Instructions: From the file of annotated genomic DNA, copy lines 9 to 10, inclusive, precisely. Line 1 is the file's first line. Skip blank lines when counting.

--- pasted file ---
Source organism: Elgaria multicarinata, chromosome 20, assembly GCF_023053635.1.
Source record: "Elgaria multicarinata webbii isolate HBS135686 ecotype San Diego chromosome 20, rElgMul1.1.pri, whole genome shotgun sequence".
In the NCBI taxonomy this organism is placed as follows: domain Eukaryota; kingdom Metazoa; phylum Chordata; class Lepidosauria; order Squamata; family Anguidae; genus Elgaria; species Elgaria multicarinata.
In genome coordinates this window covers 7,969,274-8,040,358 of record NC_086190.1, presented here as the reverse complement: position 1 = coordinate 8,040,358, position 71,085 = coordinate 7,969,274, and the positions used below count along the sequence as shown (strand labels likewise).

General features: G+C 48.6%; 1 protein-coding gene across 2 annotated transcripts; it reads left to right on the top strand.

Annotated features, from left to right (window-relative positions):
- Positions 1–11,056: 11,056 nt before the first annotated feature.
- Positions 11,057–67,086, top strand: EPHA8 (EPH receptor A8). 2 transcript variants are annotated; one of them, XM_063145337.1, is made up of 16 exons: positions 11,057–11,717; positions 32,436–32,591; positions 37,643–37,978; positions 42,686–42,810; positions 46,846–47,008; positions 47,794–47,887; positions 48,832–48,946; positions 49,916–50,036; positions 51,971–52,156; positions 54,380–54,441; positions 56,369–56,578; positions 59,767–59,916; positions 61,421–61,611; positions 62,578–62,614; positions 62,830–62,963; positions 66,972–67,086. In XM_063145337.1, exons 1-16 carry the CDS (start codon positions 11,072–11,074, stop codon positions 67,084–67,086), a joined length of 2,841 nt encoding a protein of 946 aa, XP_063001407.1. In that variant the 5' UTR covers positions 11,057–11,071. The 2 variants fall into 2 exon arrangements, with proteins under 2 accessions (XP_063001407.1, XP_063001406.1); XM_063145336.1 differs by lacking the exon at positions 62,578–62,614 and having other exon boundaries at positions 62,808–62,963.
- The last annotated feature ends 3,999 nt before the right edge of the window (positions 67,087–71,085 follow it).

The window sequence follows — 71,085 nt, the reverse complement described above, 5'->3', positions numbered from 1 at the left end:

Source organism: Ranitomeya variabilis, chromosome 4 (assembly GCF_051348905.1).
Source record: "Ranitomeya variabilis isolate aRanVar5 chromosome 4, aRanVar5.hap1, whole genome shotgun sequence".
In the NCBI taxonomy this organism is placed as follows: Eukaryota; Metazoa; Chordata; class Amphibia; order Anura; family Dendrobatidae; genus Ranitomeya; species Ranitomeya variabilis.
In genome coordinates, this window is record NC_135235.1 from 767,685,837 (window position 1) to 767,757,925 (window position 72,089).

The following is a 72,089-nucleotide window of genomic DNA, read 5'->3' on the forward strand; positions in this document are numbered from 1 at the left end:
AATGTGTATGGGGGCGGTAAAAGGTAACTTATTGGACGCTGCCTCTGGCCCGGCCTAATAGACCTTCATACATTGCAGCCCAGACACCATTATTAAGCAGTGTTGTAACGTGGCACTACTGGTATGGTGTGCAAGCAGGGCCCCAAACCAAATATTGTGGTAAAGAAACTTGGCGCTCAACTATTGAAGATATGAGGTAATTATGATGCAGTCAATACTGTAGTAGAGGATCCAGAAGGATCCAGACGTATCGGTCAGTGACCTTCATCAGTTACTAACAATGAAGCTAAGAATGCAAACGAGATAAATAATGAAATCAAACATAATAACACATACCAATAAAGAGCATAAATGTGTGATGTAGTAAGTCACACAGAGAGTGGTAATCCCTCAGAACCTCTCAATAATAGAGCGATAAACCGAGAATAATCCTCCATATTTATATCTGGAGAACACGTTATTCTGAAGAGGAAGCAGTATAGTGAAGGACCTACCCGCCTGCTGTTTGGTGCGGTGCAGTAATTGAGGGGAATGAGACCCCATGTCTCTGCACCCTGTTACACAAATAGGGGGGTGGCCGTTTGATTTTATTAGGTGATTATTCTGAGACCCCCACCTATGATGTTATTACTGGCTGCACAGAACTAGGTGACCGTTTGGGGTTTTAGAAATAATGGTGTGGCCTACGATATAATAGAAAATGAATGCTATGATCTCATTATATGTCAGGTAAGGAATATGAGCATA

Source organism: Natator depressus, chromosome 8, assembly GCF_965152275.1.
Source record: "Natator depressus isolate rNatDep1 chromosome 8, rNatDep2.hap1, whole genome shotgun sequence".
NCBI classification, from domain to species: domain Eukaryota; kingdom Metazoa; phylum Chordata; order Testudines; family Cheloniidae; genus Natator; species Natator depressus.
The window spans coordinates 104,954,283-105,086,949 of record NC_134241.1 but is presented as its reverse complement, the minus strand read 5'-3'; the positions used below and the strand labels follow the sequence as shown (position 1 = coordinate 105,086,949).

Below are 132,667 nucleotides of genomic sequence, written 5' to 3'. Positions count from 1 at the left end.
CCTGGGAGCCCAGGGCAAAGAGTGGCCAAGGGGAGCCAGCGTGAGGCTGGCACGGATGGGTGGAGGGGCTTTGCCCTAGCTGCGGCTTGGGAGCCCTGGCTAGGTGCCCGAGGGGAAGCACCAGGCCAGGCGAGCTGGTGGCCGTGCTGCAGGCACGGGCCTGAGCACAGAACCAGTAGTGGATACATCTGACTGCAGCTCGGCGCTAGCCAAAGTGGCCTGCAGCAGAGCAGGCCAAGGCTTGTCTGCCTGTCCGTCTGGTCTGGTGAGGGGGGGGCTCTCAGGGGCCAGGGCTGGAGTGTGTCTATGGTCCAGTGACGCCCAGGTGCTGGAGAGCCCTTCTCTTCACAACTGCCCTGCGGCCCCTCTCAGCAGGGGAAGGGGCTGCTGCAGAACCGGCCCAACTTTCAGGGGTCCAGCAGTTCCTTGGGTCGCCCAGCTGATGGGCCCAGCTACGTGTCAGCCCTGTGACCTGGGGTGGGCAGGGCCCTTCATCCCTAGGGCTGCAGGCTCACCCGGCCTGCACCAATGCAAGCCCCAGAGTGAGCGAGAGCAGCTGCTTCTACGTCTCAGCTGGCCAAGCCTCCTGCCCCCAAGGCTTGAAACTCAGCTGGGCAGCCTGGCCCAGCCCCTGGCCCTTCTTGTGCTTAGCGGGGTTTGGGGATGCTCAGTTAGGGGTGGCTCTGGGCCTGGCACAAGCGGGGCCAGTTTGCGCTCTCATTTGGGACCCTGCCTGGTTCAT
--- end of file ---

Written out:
- The last annotated feature ends 3,999 nt before the right edge of the window (positions 67,087–71,085 follow it).

The window sequence follows — 71,085 nt, the reverse complement described above, 5'->3', positions numbered from 1 at the left end: